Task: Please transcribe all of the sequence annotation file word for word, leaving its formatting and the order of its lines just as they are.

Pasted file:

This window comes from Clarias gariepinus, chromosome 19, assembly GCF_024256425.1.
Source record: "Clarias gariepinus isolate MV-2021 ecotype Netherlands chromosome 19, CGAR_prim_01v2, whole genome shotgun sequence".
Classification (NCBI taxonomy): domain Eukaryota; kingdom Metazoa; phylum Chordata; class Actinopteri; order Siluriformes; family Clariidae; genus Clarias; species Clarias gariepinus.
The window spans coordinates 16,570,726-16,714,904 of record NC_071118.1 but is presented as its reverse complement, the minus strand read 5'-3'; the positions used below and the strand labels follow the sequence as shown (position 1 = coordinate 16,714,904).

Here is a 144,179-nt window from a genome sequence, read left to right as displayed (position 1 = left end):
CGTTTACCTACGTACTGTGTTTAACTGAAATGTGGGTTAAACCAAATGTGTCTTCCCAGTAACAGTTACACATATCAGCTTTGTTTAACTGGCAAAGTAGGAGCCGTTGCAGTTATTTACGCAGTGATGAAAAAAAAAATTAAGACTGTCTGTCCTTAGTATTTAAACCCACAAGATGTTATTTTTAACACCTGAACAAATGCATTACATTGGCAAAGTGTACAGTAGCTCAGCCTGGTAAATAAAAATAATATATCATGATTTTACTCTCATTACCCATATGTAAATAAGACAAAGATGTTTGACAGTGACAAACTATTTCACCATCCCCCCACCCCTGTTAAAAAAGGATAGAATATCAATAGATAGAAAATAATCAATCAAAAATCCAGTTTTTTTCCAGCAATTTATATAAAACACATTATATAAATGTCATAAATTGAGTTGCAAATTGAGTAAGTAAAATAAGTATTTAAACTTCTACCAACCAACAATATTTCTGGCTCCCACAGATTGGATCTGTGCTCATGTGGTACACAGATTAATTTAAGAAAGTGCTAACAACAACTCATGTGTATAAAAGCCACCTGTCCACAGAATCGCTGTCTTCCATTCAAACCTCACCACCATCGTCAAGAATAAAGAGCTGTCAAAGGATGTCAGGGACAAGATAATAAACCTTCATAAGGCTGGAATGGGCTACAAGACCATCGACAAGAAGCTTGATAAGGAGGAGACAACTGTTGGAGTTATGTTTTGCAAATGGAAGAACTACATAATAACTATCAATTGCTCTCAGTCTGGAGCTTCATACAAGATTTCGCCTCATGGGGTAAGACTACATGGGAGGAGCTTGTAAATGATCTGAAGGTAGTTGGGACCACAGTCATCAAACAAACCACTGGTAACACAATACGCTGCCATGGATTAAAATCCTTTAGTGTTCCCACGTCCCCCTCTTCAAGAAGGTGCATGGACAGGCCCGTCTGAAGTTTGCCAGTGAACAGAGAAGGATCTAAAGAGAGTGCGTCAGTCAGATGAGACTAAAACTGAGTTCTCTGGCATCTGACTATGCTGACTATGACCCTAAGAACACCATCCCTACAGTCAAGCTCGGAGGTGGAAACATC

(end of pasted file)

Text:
This window comes from Clarias gariepinus, chromosome 19, assembly GCF_024256425.1.
Source record: "Clarias gariepinus isolate MV-2021 ecotype Netherlands chromosome 19, CGAR_prim_01v2, whole genome shotgun sequence".
Classification (NCBI taxonomy): domain Eukaryota; kingdom Metazoa; phylum Chordata; class Actinopteri; order Siluriformes; family Clariidae; genus Clarias; species Clarias gariepinus.
The window spans coordinates 16,570,726-16,714,904 of record NC_071118.1 but is presented as its reverse complement, the minus strand read 5'-3'; the positions used below and the strand labels follow the sequence as shown (position 1 = coordinate 16,714,904).

Here is a 144,179-nt window from a genome sequence, read left to right as displayed (position 1 = left end):
CGTTTACCTACGTACTGTGTTTAACTGAAATGTGGGTTAAACCAAATGTGTCTTCCCAGTAACAGTTACACATATCAGCTTTGTTTAACTGGCAAAGTAGGAGCCGTTGCAGTTATTTACGCAGTGATGAAAAAAAAAATTAAGACTGTCTGTCCTTAGTATTTAAACCCACAAGATGTTATTTTTAACACCTGAACAAATGCATTACATTGGCAAAGTGTACAGTAGCTCAGCCTGGTAAATAAAAATAATATATCATGATTTTACTCTCATTACCCATATGTAAATAAGACAAAGATGTTTGACAGTGACAAACTATTTCACCATCCCCCCACCCCTGTTAAAAAAGGATAGAATATCAATAGATAGAAAATAATCAATCAAAAATCCAGTTTTTTTCCAGCAATTTATATAAAACACATTATATAAATGTCATAAATTGAGTTGCAAATTGAGTAAGTAAAATAAGTATTTAAACTTCTACCAACCAACAATATTTCTGGCTCCCACAGATTGGATCTGTGCTCATGTGGTACACAGATTAATTTAAGAAAGTGCTAACAACAACTCATGTGTATAAAAGCCACCTGTCCACAGAATCGCTGTCTTCCATTCAAACCTCACCACCATCGTCAAGAATAAAGAGCTGTCAAAGGATGTCAGGGACAAGATAATAAACCTTCATAAGGCTGGAATGGGCTACAAGACCATCGACAAGAAGCTTGATAAGGAGGAGACAACTGTTGGAGTTATGTTTTGCAAATGGAAGAACTACATAATAACTATCAATTGCTCTCAGTCTGGAGCTTCATACAAGATTTCGCCTCATGGGGTAAGACTACATGGGAGGAGCTTGTAAATGATCTGAAGGTAGTTGGGACCACAGTCATCAAACAAACCACTGGTAACACAATACGCTGCCATGGATTAAAATCCTTTAGTGTTCCCACGTCCCCCTCTTCAAGAAGGTGCATGGACAGGCCCGTCTGAAGTTTGCCAGTGAACAGAGAAGGATCTAAAGAGAGTGCGTCAGTCAGATGAGACTAAAACTGAGTTCTCTGGCATCTGACTATGCTGACTATGACCCTAAGAACACCATCCCTACAGTCAAGCTCGGAGGTGGAAACATC